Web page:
Has this ever happened to you? It’s 8:45 in the morning and the school bus is scheduled to arrive in three minutes when your child announces that, oops, there’s no hot lunch today because the class is going on a field trip. Not only do you have to pack a suitable lunch in 2 minutes, but you have the world’s pickiest eater watching over your shoulder.
If you let your child choose, he or she will likely pick soda (instead of milk or water), and chips (instead of carrot sticks or grapes). These choices would surely make a "fun" lunch, but certainly not a very healthy one. At a time when your child should be building peak bone mass, healthy lunches are vital to the growth and development of his or her brain cells. Poor eating habits can lead to a host of health problems. Only 2% of children today meet the dietary goals of the food pyramid. Fifteen percent of today’s youth are overweight—not surprising considering 38% of every food dollar is spent on eating out.
Here are some tips to take the confusion out of healthy eating. And some ideas for expanding healthy food and beverage possibilities:
- Remember to pack bottled water for lunch and hydration during the day. (We recommend Eldorado Natural Spring Water! Find our water.)
- Include your kids in choosing fruits and vegetables by holding taste testing “events” and having them grow their own vegetable garden.
- Discuss the pros and cons of various food choices. For example, veggies build muscles while a diet of only sweets clogs your arteries and hurts your heart.
- Teach balance and moderation. One or two cookies a day is okay—the entire cookie jar is not!
- Keep healthy snacks readily available. Fruits and veggies such as grapes, carrots, and apple slices washed and cut, make great grab-and-go snacks.
- Split or share high fat items like that delectable ice cream treat you crave on hot days—ask to have it split into two cups or request two spoons.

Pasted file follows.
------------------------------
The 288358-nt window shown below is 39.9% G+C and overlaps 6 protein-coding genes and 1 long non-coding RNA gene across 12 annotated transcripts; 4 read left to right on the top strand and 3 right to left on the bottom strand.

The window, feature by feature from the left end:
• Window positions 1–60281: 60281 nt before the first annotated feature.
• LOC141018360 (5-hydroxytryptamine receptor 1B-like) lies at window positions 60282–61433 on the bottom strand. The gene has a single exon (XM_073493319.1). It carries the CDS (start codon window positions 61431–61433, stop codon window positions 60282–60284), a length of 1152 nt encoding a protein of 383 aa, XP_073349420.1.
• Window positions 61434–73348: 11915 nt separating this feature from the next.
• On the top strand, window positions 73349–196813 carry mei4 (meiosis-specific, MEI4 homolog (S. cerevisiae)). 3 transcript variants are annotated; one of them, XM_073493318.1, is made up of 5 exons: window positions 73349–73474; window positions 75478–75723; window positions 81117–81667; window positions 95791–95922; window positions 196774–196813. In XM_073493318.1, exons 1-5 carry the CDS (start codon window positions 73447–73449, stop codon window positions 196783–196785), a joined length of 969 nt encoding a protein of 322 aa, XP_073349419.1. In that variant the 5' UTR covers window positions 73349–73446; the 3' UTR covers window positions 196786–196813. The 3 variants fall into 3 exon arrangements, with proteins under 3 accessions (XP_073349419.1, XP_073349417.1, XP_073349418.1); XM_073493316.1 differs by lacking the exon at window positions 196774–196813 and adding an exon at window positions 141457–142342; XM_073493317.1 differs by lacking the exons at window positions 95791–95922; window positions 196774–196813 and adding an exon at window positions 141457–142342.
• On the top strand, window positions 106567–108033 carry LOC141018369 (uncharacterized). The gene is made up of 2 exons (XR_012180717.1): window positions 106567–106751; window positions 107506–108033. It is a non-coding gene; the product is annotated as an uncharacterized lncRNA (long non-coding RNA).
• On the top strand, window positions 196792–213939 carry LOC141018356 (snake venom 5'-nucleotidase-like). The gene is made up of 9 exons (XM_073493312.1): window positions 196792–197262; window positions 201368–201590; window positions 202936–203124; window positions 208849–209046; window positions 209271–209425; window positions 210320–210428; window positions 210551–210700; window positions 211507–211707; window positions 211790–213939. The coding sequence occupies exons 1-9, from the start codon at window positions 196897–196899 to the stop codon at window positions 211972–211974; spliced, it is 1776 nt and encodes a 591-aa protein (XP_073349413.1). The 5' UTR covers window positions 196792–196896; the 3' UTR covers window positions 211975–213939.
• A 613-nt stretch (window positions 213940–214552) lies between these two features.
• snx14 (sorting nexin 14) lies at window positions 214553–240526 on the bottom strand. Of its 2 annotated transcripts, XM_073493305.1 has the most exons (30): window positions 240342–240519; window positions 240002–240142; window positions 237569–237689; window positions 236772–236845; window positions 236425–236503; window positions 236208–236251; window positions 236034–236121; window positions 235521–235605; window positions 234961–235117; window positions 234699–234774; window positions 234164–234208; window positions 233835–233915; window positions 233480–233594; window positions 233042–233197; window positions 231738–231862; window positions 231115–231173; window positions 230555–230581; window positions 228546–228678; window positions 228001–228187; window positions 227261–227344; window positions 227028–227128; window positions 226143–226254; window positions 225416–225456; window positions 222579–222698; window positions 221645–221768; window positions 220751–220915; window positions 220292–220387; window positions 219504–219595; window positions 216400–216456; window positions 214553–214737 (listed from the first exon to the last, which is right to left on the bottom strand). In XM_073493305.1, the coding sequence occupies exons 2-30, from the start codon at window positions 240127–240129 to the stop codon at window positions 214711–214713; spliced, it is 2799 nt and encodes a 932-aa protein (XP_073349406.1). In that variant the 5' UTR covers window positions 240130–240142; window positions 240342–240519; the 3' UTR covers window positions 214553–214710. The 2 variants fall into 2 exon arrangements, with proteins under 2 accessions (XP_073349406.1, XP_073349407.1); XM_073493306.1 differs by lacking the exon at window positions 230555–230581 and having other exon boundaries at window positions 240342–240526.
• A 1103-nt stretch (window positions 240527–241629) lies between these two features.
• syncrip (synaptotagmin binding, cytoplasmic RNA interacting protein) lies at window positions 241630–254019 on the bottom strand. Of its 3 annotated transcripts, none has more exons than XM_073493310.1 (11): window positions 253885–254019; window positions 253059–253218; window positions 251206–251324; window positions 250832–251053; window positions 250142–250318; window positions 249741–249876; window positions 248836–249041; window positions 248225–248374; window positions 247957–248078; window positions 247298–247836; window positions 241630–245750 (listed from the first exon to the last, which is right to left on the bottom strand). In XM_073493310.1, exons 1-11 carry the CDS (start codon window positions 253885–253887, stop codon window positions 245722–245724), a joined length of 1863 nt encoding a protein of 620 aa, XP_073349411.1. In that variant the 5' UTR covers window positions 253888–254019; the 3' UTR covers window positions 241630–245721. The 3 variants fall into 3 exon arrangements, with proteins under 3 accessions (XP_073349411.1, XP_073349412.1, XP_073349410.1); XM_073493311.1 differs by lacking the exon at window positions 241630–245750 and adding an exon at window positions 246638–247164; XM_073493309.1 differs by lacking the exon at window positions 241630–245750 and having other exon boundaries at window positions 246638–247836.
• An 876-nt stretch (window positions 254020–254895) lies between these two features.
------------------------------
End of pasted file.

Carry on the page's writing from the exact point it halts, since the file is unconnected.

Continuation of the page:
- Plan ahead. When cooking casseroles, spaghetti, stir fry, etc, prepare a little extra and store it in separate containers to use in your kids’ and spouse’s lunches during the week.
- Variety is the spice of life. Don’t fix the same sandwich every day, try something new!
Think of a traffic light—red, yellow, green—and imagine foods in these categories:
- Red Light Food — Eat these foods sparingly. e.g. Fats, sweets, fried foods, hydrogenated foods, etc.
- Yellow Light Food — These foods are necessary for your health, but only in moderation. e.g. Grains, fiber, proteins, etc.
- Green Light Food — Eat and drink your little hearts out. e.g. Vegetables, fruits, water, etc.
Think in terms of substitutions:
- Instead of chocolate chip cookies, try fig bars or toasted cinnamon bread.
- Instead of fruit roll ups, try dried fruit.
- Instead of soda, try water or 100% fruit juice.
- Instead of regular chips, try baked chips.
- Instead of ice cream, try yogurt with berries.
- Instead of cake, try muffins.
- Instead of pie, try low fat pudding with graham crackers sprinkled in.
- Instead of a candy bar, try a small energy bar.
- Instead of fried, try grilled.
Mix it up. Here are some unique choices for lunches:
- Tortilla wraps—fill them with peanut butter, sliced turkey, or beans and cheese.
- Lettuce wraps—fill them with ground turkey or chicken.
- Pizza stir fry.
- Bagels with low fat cream cheese.
- Pita breads filled with your choice.
- Turkey chili with beans.
- Presley’s pancake burritos—pancakes with peanut butter and honey rolled into a burrito. (Bananas optional.)
- Trail mix.
- Carrots with dip.
- Sliced apples and other fruits.
- Low fat granola.
- Graham crackers.
- Vanilla wafers and fig cookies.
- Low-fat pudding.